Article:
Tuesday, October 25, 2011

Settling Down in Ba

We finally got our truck, final instructions, and well-wishes from the Mission Office staff in Suva and left for our assignment to Ba -- perhaps the only "non-beautiful" sounding name in all the islands.  Here's some of the countryside in the area which is a beautiful farming community revolving primarily around the sugar cane industry.  Cane grows for 6 months and then is harvested (mostly by hand) for 6 months and then the cycle starts anew.  There are fewer tropical trees around than on the east side of the island but still lots of coconut palms, mango, breadfruit, and some papaya.  Here we are standing in front of a harvested cane field:

 The Ba river borders the south side of town.  Yesterday when we were driving over the bridge there were fish leaping a foot or more out of the water in some feeding frenzy.  It was strange & exciting.

A cane field is dense and tall (perhaps 8 feet or so).  Very little machinery (we've heard some farms use them but we have yet to see any), and most of cutting is done with a wicked "cane knife".  The picture below the field is of cane trucks lined up at the factory which runs 24 hours a day.

The area is hot and humid, we feel "sticky" all the time.  In some ways, Ba feels like we've moved to India with a few Fijians living in the area.  The town is 80% Hindi and all the shops and industry seem owned by or run by Indians.  That means that when you're downtown, most stores have Indian music blaring in them (a strange custom to us since you can barely hear yourself), incense smells, and to us, an odd assortment of goods.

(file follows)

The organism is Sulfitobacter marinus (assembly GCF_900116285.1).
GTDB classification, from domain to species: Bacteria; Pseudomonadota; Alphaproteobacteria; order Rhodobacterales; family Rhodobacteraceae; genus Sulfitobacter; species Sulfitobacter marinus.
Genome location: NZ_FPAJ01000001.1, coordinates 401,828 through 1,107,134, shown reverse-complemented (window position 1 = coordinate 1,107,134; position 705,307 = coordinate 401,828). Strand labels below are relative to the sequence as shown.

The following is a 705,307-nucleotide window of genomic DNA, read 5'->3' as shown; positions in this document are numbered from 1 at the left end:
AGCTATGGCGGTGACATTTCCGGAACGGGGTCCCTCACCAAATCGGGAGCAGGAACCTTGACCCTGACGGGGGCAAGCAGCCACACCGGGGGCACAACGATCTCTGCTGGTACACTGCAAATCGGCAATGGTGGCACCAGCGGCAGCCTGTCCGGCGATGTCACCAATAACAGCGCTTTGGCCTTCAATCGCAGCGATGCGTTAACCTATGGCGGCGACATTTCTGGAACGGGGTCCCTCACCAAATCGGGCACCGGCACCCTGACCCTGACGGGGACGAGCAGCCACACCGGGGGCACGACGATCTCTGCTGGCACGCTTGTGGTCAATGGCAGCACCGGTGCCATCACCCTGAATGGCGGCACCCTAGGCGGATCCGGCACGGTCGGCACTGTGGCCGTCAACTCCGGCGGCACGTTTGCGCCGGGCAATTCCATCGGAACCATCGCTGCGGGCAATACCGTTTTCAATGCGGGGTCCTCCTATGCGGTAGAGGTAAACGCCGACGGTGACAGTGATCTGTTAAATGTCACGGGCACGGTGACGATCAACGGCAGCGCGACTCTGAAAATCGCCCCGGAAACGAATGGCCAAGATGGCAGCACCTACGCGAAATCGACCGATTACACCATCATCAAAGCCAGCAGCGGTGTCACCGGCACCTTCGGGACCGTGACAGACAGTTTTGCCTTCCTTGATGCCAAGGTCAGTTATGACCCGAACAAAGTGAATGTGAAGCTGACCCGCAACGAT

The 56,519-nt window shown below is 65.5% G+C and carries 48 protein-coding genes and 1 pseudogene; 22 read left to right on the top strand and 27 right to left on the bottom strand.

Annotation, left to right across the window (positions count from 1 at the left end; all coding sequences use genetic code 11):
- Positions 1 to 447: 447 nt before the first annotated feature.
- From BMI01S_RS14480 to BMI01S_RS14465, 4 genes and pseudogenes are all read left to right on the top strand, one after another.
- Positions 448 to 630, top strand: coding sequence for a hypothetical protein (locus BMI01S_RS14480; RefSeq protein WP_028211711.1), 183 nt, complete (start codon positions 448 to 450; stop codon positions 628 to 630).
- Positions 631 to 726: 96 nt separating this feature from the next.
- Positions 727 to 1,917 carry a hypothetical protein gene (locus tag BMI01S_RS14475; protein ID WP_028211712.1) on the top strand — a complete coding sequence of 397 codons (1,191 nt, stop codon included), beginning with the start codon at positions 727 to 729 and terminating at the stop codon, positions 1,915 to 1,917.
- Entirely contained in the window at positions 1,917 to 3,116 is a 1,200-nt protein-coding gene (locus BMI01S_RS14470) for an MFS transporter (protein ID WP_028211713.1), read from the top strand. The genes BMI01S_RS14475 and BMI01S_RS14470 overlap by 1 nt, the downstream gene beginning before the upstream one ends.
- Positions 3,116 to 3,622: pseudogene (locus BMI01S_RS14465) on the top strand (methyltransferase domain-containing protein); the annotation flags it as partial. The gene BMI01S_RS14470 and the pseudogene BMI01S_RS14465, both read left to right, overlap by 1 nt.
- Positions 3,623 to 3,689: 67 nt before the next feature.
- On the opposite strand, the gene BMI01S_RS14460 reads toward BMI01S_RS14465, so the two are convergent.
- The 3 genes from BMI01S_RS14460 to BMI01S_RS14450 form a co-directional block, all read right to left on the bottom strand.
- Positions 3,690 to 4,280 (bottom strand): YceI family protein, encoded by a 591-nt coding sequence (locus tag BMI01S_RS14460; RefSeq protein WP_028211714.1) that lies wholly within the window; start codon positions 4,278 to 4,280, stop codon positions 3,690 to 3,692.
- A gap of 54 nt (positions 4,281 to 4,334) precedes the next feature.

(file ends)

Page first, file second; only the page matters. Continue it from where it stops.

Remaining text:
Today is Diwali, the biggest Hindu celebration of the year.  The town is decked out in lights, people walking in beautiful sarongs, and fireworks going off endlessly (that's been going on for days leading up to this festival.  Ba is a small town filled with small shops that sell things designed to not work or break down immediately.  The saying goes that if any manufacturer anywhere makes a defective product, it is shipped to Fiji for sale.  But we think lots of things were never really defective, they just plain aren't made to work -- they look like they might work, but alas, they don't.  It's very strange.  We went to buy a mop and the worker asked us if we wanted one that would be good for 2 or 3 uses.  What?  We also bought a scrub brush but found out it wasn't designed to work at all.  We see in the markets lots of food but little that is recognizable with the exception of the open market where fruits and a few vegetables are available.  Look at those heaps of red and green hot chili peppers!